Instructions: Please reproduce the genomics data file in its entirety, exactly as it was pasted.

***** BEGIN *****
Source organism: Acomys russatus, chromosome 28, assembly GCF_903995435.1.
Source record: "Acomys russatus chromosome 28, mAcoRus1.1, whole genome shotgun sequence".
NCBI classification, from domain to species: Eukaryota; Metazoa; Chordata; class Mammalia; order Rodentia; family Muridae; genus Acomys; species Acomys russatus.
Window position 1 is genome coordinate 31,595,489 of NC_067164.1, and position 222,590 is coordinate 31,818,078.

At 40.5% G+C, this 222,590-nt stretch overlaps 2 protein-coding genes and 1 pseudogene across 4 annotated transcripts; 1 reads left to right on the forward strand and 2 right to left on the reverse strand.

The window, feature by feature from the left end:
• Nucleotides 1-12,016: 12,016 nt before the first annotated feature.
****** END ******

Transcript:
Source organism: Acomys russatus, chromosome 28, assembly GCF_903995435.1.
Source record: "Acomys russatus chromosome 28, mAcoRus1.1, whole genome shotgun sequence".
NCBI classification, from domain to species: Eukaryota; Metazoa; Chordata; class Mammalia; order Rodentia; family Muridae; genus Acomys; species Acomys russatus.
Window position 1 is genome coordinate 31,595,489 of NC_067164.1, and position 222,590 is coordinate 31,818,078.

At 40.5% G+C, this 222,590-nt stretch overlaps 2 protein-coding genes and 1 pseudogene across 4 annotated transcripts; 1 reads left to right on the forward strand and 2 right to left on the reverse strand.

The window, feature by feature from the left end:
• Nucleotides 1-12,016: 12,016 nt before the first annotated feature.